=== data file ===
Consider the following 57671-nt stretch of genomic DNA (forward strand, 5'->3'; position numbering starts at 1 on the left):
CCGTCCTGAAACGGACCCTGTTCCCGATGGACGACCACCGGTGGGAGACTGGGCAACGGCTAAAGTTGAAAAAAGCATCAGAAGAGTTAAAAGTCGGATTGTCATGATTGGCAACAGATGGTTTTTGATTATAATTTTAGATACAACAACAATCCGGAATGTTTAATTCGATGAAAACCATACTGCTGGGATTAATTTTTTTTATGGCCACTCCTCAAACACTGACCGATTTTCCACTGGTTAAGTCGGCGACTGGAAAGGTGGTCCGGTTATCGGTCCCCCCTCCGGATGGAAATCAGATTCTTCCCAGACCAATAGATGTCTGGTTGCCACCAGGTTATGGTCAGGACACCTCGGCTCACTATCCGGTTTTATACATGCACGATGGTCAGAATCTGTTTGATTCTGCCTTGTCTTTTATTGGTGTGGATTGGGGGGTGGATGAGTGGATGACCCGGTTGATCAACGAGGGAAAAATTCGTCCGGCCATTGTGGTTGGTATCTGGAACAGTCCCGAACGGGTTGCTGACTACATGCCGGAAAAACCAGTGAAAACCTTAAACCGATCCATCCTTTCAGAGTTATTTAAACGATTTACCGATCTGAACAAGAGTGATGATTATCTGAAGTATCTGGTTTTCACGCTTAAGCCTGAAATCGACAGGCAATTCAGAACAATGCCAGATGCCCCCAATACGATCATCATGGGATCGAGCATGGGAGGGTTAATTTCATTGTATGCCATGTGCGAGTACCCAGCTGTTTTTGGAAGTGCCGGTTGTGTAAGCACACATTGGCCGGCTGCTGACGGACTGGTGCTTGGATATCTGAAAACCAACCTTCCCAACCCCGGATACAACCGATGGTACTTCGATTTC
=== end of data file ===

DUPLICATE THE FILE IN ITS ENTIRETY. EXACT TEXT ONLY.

Consider the following 57671-nt stretch of genomic DNA (forward strand, 5'->3'; position numbering starts at 1 on the left):
CCGTCCTGAAACGGACCCTGTTCCCGATGGACGACCACCGGTGGGAGACTGGGCAACGGCTAAAGTTGAAAAAAGCATCAGAAGAGTTAAAAGTCGGATTGTCATGATTGGCAACAGATGGTTTTTGATTATAATTTTAGATACAACAACAATCCGGAATGTTTAATTCGATGAAAACCATACTGCTGGGATTAATTTTTTTTATGGCCACTCCTCAAACACTGACCGATTTTCCACTGGTTAAGTCGGCGACTGGAAAGGTGGTCCGGTTATCGGTCCCCCCTCCGGATGGAAATCAGATTCTTCCCAGACCAATAGATGTCTGGTTGCCACCAGGTTATGGTCAGGACACCTCGGCTCACTATCCGGTTTTATACATGCACGATGGTCAGAATCTGTTTGATTCTGCCTTGTCTTTTATTGGTGTGGATTGGGGGGTGGATGAGTGGATGACCCGGTTGATCAACGAGGGAAAAATTCGTCCGGCCATTGTGGTTGGTATCTGGAACAGTCCCGAACGGGTTGCTGACTACATGCCGGAAAAACCAGTGAAAACCTTAAACCGATCCATCCTTTCAGAGTTATTTAAACGATTTACCGATCTGAACAAGAGTGATGATTATCTGAAGTATCTGGTTTTCACGCTTAAGCCTGAAATCGACAGGCAATTCAGAACAATGCCAGATGCCCCCAATACGATCATCATGGGATCGAGCATGGGAGGGTTAATTTCATTGTATGCCATGTGCGAGTACCCAGCTGTTTTTGGAAGTGCCGGTTGTGTAAGCACACATTGGCCGGCTGCTGACGGACTGGTGCTTGGATATCTGAAAACCAACCTTCCCAACCCCGGATACAACCGATGGTACTTCGATTTC